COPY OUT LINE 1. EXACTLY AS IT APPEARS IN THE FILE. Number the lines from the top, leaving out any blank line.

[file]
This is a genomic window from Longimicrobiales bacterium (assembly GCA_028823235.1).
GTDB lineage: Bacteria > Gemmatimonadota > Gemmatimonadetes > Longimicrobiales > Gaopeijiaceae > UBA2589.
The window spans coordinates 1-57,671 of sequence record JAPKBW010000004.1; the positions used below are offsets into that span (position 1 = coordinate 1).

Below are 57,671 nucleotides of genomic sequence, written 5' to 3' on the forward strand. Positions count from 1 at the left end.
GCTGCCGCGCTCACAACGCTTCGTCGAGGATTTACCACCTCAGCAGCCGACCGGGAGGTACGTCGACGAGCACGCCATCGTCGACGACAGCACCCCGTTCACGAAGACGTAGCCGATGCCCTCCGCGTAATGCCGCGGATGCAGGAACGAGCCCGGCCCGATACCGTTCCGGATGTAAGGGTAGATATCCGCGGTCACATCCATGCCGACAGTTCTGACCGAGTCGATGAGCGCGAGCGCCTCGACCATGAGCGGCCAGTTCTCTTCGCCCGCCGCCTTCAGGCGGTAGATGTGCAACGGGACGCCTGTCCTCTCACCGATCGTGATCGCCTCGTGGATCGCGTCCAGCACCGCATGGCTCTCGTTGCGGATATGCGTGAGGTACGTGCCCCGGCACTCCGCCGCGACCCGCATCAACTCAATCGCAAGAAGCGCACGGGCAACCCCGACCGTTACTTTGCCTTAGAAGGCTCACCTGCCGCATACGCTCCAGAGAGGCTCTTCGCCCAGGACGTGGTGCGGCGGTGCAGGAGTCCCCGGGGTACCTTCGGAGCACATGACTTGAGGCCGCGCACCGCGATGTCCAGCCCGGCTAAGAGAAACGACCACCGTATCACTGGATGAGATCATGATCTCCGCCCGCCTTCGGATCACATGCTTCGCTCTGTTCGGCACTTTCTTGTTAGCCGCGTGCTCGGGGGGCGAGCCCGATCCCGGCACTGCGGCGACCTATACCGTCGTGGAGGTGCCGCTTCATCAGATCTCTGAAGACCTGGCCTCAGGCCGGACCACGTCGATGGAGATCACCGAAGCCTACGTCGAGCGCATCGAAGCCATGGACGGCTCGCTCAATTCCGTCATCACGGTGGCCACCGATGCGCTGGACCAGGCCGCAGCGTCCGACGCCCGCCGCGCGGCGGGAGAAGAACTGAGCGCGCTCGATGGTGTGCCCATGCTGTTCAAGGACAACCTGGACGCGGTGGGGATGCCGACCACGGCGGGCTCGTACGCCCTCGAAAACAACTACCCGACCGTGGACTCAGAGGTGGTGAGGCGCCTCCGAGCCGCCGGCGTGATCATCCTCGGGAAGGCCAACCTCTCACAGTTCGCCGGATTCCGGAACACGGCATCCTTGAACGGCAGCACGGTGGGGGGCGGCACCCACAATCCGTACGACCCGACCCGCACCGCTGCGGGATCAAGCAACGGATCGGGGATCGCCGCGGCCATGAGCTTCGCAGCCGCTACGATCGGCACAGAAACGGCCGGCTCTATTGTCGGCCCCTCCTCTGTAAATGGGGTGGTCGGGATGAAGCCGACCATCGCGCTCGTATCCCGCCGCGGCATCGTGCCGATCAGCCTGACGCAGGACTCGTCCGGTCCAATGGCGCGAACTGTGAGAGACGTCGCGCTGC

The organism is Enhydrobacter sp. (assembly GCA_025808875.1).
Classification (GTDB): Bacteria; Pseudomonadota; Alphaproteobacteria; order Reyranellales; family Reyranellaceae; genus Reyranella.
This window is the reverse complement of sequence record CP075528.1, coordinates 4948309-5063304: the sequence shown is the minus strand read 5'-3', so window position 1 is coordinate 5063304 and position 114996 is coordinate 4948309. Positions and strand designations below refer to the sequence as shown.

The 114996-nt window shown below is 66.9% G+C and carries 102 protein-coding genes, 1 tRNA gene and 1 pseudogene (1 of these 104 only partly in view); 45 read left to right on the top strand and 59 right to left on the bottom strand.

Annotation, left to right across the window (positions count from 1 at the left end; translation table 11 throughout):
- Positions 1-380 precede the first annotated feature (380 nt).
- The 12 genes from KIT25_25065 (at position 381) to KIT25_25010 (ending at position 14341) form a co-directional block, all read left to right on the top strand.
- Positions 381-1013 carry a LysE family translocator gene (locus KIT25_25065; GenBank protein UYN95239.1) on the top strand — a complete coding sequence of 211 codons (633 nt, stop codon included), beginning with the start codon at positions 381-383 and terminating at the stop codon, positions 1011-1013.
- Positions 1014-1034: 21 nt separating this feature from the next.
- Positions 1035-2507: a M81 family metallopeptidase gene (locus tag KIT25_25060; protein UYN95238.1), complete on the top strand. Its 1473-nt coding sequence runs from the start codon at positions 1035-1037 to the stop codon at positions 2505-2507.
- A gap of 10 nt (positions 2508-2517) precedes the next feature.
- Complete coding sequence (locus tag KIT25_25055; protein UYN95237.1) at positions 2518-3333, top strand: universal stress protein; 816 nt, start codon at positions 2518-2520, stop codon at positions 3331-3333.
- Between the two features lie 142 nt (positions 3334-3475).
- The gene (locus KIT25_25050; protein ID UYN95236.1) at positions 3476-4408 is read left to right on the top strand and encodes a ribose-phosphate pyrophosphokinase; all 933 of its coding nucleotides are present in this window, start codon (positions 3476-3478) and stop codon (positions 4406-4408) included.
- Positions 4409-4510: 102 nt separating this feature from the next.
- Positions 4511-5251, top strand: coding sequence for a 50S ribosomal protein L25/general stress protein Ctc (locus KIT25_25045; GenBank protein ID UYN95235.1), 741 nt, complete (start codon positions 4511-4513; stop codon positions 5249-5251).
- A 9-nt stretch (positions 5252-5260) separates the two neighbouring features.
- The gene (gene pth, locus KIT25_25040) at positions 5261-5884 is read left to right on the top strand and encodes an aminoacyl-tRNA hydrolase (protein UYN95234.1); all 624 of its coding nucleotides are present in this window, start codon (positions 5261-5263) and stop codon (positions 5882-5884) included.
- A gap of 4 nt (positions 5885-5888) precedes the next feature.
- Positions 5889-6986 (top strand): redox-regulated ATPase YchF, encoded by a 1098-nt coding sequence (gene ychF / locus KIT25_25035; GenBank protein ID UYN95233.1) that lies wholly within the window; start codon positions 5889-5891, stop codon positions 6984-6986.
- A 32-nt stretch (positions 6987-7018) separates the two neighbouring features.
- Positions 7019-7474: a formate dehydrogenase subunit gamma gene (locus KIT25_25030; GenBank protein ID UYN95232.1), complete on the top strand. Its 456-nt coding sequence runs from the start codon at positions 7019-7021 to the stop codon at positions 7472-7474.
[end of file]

This is a genomic window from Longimicrobiales bacterium (assembly GCA_028823235.1).